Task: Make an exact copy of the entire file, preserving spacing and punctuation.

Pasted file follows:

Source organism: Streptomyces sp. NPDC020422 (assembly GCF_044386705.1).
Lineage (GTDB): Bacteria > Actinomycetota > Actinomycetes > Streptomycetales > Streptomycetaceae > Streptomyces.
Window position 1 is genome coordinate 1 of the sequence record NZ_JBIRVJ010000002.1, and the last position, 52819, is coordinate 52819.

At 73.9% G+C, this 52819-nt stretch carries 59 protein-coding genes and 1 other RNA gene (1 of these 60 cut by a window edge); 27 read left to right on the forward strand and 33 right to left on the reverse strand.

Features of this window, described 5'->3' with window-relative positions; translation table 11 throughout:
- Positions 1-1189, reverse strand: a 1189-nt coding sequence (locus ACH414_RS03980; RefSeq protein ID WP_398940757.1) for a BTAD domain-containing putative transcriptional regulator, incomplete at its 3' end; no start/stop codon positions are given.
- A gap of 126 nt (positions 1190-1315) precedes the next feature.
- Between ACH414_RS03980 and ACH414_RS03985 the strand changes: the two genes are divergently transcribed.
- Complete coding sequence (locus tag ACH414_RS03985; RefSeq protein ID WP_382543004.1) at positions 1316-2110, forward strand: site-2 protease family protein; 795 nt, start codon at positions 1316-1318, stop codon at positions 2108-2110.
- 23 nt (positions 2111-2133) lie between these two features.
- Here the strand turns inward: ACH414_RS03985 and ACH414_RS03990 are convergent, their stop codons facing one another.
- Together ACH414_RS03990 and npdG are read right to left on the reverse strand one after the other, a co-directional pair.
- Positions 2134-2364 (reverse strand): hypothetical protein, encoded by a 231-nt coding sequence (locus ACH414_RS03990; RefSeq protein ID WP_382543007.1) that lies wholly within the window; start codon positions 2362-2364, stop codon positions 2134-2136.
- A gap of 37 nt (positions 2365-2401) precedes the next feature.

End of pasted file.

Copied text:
Source organism: Streptomyces sp. NPDC020422 (assembly GCF_044386705.1).
Lineage (GTDB): Bacteria > Actinomycetota > Actinomycetes > Streptomycetales > Streptomycetaceae > Streptomyces.
Window position 1 is genome coordinate 1 of the sequence record NZ_JBIRVJ010000002.1, and the last position, 52819, is coordinate 52819.

At 73.9% G+C, this 52819-nt stretch carries 59 protein-coding genes and 1 other RNA gene (1 of these 60 cut by a window edge); 27 read left to right on the forward strand and 33 right to left on the reverse strand.

Features of this window, described 5'->3' with window-relative positions; translation table 11 throughout:
- Positions 1-1189, reverse strand: a 1189-nt coding sequence (locus ACH414_RS03980; RefSeq protein ID WP_398940757.1) for a BTAD domain-containing putative transcriptional regulator, incomplete at its 3' end; no start/stop codon positions are given.
- A gap of 126 nt (positions 1190-1315) precedes the next feature.
- Between ACH414_RS03980 and ACH414_RS03985 the strand changes: the two genes are divergently transcribed.
- Complete coding sequence (locus tag ACH414_RS03985; RefSeq protein ID WP_382543004.1) at positions 1316-2110, forward strand: site-2 protease family protein; 795 nt, start codon at positions 1316-1318, stop codon at positions 2108-2110.
- 23 nt (positions 2111-2133) lie between these two features.
- Here the strand turns inward: ACH414_RS03985 and ACH414_RS03990 are convergent, their stop codons facing one another.
- Together ACH414_RS03990 and npdG are read right to left on the reverse strand one after the other, a co-directional pair.
- Positions 2134-2364 (reverse strand): hypothetical protein, encoded by a 231-nt coding sequence (locus ACH414_RS03990; RefSeq protein ID WP_382543007.1) that lies wholly within the window; start codon positions 2362-2364, stop codon positions 2134-2136.
- A gap of 37 nt (positions 2365-2401) precedes the next feature.